During COVID, the Disney Dining Plan is suspended, but when it returns it is possible this glitch will return with it. For the purposes of the Disney Dining Plan, split stays are treated as separate reservations, therefore you must purchase the dining plan separately for each individual stay. This can be a bit of a hassle, especially if you like to make quick changes to your reservations. In addition, Disney Dining Plan’s dining credits expire at 11:59 p.m. on your check-out date and will not carry over to the following day. Depending upon your credits, that could mean as little as a lost dollop of Dole Whip or as much as a missed meal at Le Cellier!

Whether due to limited availability or a personal desire to explore, split stays can be a fun new addition to your Walt Disney World experience! If you’d like to learn about more pros and cons of a split stay, join in the conversation on the TouringPlans Discussion Forum.

Do you foresee a split stay trip in your future? Which two resorts would you pair together?


Ted Wioncek III is a Walt Disney World Annual Passholdin’-D23 lovin’-DVC card carryin’-Theme Park Journalist, whose work has garnered him a reputation as a “master in storytelling.” He specializes in theatrical review, food critique, travel planning, and double-blind Dole Whip taste testing. Ted lives in sunny Florida with his beautiful wife, Kimberly, and their adorable rescue beagle, affectionately named, Professor Indiana Bones. You can contact him at






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5 thoughts on “Pros and Cons of a Walt Disney World Split Stay

  • April 7, 2021 at 2:30 pm

    I find the Dining Plan handling can work for you as well as against you. With a split stay, you’re not forced to pay for the Dining Plan for your whole trip. If you only have a couple of expensive meals planned that would make the Dining Plan a good value, you can just plan those for one end of your trip and attach a Dining Plan only to that part of your stay.

  • April 7, 2021 at 5:43 pm

    That is a great tip. You could also do different levels of the dining plan with your 2 different hotel stays.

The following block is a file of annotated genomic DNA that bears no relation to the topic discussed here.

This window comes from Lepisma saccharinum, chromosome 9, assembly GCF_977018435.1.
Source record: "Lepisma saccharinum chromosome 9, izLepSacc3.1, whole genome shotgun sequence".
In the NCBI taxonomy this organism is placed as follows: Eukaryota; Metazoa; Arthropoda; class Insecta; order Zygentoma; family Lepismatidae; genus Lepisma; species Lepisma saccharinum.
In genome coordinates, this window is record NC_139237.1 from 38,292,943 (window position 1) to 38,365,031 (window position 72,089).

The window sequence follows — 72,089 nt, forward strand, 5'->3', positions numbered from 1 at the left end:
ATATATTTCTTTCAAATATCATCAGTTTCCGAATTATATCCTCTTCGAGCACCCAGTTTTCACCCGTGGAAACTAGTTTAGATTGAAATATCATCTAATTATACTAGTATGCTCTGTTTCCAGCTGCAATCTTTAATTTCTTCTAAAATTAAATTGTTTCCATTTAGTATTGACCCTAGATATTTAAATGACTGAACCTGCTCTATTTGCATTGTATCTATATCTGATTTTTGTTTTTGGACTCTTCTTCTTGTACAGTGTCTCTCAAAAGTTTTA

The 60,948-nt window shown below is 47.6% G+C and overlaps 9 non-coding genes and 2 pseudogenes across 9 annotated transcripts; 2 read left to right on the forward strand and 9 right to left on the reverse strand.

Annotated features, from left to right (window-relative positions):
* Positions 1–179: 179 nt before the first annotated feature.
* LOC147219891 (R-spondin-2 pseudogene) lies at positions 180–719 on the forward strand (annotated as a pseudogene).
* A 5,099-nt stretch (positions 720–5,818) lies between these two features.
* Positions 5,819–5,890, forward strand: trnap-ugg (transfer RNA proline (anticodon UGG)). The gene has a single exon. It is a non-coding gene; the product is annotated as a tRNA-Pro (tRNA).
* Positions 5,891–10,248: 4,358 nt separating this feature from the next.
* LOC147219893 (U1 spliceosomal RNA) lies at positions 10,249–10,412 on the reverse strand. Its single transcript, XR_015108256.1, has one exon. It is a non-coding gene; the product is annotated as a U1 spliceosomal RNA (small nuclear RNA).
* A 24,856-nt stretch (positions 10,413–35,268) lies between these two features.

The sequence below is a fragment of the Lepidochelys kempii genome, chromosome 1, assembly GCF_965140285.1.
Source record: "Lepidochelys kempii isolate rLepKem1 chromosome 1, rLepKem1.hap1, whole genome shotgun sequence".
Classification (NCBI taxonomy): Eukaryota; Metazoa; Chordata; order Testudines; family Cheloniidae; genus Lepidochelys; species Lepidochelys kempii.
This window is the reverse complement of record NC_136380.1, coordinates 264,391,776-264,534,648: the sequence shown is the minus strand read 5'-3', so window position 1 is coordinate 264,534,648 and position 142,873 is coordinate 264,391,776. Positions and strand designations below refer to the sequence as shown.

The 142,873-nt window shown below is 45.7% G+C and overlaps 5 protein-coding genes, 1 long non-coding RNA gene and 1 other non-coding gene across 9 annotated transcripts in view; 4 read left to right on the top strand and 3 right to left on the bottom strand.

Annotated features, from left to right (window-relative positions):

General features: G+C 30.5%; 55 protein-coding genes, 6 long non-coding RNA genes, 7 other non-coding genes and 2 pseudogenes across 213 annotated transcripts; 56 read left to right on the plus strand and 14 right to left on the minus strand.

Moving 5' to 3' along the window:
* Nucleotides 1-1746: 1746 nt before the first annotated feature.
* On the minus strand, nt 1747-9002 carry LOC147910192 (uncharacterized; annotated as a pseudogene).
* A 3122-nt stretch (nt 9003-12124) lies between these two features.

I am fascinated by split stays and have only switched hotels to go to Universal.

  • April 8, 2021 at 1:53 pm

    We are doing our first split stay soon! Split between Caribbean Beach and Beach Club! So excited!

    One “con” I did realize on my own (luckily I realized ahead of time, so I was able to plan accordingly) was how the split stay affects your dining window. I had two separate “dining days,” and because the first part of our stay was shorter, I could only book three days (of our eight day trip) when my first dining window opened. I didn’t get Topolinos (yet!) and I think I probably would have if I had my whole eight days open at the 60 day mark. Just something to think about!

  • April 8, 2021 at 7:35 pm

    My future plan is to do one or two nights at Animal Kingdom Lodge Savannah view and just spend the whole day at the resort. Then 3 days at Beach Club or Yacht Club for the proximity to Epcot and Hollywood Studios.

  • April 11, 2021 at 11:06 am

    The tricky timing was our issue. We left AOA early in the morning to head to the parks, and had dropped off our bags on the way out of the resort, assuming that would be plenty of time for our bags to get to the Polynesian for our last night. We lucked out and our room was ready early around 2pm but our bags were still in transit. We couldn’t swim because we didn’t have our bathing suits, and we couldn’t head back out to the parks until we got our warmer clothing! A little inconvenient but now we know how to plan better in the future!